| | | | Can someone suggest what material I have to use to protect components by electrical discharge on ptfe based boards? | | | | It should have high resistivity, thermal stability (-40 +70 'C),perfect adherence on ptfe... | | | | Many tahnks | | | | | | | Don't know what you are trying to accomplish here. Not clear on "electrical discharge" statement; do you mean dendritic growth? How about getting some uncured mask and instructions for manual application / curing from your board supplier? I think Taiyo might work well with teflon substrates...... | | | | | | If you mean you have a harsh environment product, you might consider one of the newer one-part silicone based conformal coatings (Dow Corning or GE can help). | | | | | | If you seek other info, please be a bit more specific. | | | | | | Scott | | | | | | | | I agree with Scott that your question is ambiguous. PTFE is almost impossible to adhere to without a primer which will chemically attack the surface (and the components!). Conformal coating on PTFE will defeat the purpose of using PTFE, as the electrical qualities of all conformal coatings will be far inferior to that of the substrate itself, by orders of magnitude. Also adhesion is quasi impossible. If it is a must, I think I would consider Parylene, but I'm not sure how it would adhere: I think it may just be OK provided that the plasma drawn prior to evaporation is such that it will have sufficient energy to destroy the superficial carbon-fluorine bonds. Even so, it is electrically inferior to PTFE. An alternative, which will be infinitely better, if less practical, is to immerse the whole board in a perfluorocarbon liquid: this has equivalent electrical properties to PTFE (itself a polymer of a perfluorocarbon), is chemically inert for thousands of years and is a good thermal conductor. The hic is that such liquids are very expensive and may become targeted under the Kyoto Protocol as terrible global warmers (c. 10 000 times worse than CO2). | | | | Brian | | | Really sorry , | was not my intention to confuse you, I will try to explain me better; we have assebled PTFE boards on which, during working, there was an electrical discharge between two points and one of them is a component we would like to insulate. I' m looking for an insulating compound that could have good adherence on ptfe in conditions I spoke about before. | THanks again and apologize for my hurried question. | G.D. | Gian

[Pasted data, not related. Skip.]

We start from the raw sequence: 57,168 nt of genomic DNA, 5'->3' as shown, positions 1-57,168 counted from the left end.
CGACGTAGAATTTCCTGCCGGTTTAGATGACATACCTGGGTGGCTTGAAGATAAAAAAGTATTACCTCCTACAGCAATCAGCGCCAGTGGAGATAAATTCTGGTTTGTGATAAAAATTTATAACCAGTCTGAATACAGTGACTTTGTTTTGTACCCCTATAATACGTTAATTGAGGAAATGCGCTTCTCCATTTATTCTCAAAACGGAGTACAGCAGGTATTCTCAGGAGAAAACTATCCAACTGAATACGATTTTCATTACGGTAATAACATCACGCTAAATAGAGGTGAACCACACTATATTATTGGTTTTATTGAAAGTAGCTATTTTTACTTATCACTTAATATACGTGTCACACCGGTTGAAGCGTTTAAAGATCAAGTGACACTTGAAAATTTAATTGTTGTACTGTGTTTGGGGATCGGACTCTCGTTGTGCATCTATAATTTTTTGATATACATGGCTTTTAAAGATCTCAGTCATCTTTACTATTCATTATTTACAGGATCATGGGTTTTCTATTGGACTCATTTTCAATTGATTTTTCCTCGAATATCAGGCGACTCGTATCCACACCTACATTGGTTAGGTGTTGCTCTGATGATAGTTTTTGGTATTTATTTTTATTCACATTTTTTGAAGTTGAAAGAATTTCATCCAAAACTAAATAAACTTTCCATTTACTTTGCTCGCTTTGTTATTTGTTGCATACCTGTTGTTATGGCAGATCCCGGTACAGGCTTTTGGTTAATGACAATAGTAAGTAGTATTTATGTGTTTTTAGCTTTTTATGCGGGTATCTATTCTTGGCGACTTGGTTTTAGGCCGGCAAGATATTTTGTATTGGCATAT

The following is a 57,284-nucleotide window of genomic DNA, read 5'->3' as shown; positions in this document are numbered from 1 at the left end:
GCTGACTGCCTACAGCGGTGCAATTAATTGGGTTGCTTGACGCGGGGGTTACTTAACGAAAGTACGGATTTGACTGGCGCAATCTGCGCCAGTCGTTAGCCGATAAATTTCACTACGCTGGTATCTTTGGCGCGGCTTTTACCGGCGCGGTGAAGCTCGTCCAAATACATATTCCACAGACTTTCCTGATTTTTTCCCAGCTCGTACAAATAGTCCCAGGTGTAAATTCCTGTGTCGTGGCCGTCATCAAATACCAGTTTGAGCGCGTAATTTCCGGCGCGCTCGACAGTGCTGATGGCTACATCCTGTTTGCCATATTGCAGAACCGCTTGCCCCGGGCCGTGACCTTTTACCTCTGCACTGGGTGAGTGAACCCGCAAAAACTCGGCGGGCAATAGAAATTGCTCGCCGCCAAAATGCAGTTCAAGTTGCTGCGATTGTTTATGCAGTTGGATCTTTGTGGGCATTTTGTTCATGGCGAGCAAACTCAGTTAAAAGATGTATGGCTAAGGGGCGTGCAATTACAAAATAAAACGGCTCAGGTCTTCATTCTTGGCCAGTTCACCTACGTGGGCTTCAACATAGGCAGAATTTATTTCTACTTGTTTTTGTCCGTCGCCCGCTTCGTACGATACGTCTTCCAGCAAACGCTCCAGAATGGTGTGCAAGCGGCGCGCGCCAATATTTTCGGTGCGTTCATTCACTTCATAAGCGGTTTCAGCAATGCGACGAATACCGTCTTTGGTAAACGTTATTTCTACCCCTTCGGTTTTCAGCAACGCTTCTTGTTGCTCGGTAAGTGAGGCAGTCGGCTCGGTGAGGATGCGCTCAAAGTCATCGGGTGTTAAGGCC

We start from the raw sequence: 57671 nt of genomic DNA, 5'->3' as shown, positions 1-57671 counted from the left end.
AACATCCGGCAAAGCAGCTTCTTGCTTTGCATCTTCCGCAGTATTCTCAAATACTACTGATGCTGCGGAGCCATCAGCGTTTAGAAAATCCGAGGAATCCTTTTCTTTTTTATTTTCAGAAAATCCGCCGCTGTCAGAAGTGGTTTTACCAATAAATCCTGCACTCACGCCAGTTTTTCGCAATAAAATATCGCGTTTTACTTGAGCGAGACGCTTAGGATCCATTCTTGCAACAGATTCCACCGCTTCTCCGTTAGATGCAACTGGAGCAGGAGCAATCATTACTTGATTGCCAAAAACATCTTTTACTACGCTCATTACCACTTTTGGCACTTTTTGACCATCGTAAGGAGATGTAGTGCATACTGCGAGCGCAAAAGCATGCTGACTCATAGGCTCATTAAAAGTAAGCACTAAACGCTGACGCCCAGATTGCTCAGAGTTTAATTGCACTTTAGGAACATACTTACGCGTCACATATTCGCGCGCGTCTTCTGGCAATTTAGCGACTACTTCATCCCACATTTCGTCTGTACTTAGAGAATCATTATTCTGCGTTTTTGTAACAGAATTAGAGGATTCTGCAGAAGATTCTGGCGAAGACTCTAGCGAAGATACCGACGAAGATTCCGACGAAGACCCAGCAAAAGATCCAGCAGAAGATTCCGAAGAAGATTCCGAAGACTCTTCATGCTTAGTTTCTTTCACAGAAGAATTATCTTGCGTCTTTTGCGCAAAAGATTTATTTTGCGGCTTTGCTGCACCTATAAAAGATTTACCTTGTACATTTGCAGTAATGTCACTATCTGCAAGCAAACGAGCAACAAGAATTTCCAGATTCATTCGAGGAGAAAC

At the risk of being obtuse, I think what you need is a conductive condition which will prevent the discharge and not a hypothetical insulation to contain it. There may be two ways to achieve this: the simplest is to direct clean water-saturated air to around the work places where discharge is a risk. With this, it would be unlikely for any static to accumulate to dangerous levels. Centrifugal humidifiers would be the best. The other would be to apply some conductive material to the assemblies and which can be easily removed at the end of the line. My first reaction would be to spray a fine mist of an anionic detergent over the boards: a water wash will remove it and it should not cause a loss of SIR after cleaning. Even so, you would require about 60% RH or more in the working areas, because this method would depend on the hygroscopicity of the surfactant.
IMHO, applying any insulant would defeat the purpose of PTFE boards, by lowering insulation resistance, poorer HF characteristics, higher dielectric constant, higher PFs, etc.
Hope this helps
PS Where are you? If you are in the middle of the Arizona desert or similar, you may have more problems than in Washington State, where it rains only once a year - for 365 days!